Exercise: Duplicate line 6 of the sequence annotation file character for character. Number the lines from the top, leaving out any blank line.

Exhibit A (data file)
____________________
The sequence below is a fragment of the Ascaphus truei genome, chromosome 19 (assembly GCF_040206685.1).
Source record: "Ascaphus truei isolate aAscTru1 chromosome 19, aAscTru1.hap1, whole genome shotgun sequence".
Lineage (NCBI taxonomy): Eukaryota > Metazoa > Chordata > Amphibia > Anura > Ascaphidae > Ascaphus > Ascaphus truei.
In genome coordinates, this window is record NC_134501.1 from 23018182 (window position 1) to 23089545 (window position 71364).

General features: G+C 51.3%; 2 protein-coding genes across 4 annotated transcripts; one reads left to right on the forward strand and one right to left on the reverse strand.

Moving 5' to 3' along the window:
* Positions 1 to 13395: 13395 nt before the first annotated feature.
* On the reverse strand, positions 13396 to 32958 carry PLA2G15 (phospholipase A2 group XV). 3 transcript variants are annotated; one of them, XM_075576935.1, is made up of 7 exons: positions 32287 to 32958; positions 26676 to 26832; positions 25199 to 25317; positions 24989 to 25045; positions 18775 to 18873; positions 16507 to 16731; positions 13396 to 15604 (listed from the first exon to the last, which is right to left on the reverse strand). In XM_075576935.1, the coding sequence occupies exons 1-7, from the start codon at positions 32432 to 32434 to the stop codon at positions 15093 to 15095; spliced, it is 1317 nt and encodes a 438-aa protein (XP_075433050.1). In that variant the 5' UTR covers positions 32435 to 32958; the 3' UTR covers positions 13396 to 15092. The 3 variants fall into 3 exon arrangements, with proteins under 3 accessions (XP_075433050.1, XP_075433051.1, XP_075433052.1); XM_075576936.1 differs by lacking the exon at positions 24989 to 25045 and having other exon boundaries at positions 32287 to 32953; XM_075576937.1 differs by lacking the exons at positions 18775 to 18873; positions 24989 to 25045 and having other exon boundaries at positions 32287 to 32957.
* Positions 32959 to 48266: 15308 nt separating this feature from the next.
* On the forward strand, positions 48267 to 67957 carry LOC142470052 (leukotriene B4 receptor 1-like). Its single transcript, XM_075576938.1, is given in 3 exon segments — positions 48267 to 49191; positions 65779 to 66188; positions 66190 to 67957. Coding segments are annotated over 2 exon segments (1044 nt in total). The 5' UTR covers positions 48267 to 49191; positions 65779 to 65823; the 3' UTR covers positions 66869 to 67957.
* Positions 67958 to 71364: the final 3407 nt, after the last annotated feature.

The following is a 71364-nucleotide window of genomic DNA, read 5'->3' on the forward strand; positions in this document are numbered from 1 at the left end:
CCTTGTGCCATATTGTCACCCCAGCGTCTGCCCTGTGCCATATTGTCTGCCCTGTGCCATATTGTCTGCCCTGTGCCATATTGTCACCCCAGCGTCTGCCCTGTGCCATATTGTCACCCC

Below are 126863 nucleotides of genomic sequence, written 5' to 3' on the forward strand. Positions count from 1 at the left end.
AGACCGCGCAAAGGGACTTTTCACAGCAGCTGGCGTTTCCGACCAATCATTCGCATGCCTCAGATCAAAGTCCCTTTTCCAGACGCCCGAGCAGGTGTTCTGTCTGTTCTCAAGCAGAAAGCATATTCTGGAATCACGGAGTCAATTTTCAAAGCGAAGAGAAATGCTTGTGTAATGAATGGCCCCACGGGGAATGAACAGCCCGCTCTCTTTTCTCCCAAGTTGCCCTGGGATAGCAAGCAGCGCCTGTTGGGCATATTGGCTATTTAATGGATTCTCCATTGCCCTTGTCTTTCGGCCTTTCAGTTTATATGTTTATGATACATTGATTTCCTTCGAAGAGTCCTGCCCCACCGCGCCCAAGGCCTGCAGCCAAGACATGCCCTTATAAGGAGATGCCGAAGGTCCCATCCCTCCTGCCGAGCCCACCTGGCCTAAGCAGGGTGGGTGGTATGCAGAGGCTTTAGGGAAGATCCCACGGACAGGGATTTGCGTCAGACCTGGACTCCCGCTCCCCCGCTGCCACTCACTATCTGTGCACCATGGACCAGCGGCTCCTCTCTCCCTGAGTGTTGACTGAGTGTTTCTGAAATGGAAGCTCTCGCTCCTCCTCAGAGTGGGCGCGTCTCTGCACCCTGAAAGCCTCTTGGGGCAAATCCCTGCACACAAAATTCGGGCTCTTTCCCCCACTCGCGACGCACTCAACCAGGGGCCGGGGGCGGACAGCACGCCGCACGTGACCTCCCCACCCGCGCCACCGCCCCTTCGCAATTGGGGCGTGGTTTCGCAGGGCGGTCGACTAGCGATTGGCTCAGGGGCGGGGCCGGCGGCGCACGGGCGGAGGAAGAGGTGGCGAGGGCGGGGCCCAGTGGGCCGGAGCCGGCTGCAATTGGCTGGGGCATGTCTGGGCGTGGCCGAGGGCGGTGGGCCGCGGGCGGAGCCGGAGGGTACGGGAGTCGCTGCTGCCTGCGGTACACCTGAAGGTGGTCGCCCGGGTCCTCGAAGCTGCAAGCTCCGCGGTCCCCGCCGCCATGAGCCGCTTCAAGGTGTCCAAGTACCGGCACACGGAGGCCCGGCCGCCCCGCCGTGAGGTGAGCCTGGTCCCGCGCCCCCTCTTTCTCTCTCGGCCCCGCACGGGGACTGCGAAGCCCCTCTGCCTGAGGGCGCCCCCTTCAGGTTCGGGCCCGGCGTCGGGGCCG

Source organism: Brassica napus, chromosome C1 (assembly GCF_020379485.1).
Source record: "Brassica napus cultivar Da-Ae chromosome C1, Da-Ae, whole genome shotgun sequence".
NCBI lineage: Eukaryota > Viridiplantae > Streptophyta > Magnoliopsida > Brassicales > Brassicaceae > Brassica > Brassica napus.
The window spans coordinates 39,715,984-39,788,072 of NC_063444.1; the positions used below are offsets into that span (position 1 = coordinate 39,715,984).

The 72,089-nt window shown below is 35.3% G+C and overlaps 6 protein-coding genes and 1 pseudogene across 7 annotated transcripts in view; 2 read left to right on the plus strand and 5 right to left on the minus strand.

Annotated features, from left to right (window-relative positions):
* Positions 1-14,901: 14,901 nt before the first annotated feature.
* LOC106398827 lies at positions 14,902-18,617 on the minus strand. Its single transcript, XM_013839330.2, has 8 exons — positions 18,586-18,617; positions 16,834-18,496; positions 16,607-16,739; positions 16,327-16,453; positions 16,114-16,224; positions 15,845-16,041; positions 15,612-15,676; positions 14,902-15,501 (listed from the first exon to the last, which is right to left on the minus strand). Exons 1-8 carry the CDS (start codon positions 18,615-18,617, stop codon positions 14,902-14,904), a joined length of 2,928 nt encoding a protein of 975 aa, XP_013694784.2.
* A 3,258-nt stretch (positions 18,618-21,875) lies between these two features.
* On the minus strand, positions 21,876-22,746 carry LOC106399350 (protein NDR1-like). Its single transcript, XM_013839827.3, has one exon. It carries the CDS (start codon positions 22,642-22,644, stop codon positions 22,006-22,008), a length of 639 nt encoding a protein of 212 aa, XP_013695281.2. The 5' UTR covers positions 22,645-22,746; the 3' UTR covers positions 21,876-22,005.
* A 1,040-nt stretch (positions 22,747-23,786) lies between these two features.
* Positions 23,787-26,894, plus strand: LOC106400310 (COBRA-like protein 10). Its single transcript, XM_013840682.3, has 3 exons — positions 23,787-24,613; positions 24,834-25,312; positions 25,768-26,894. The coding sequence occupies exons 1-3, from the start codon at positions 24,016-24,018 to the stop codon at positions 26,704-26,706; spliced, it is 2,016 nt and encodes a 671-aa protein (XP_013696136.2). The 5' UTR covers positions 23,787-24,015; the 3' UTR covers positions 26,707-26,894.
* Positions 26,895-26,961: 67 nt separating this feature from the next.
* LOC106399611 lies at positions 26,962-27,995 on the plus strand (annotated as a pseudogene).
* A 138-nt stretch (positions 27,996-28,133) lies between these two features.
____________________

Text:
Moving 5' to 3' along the window: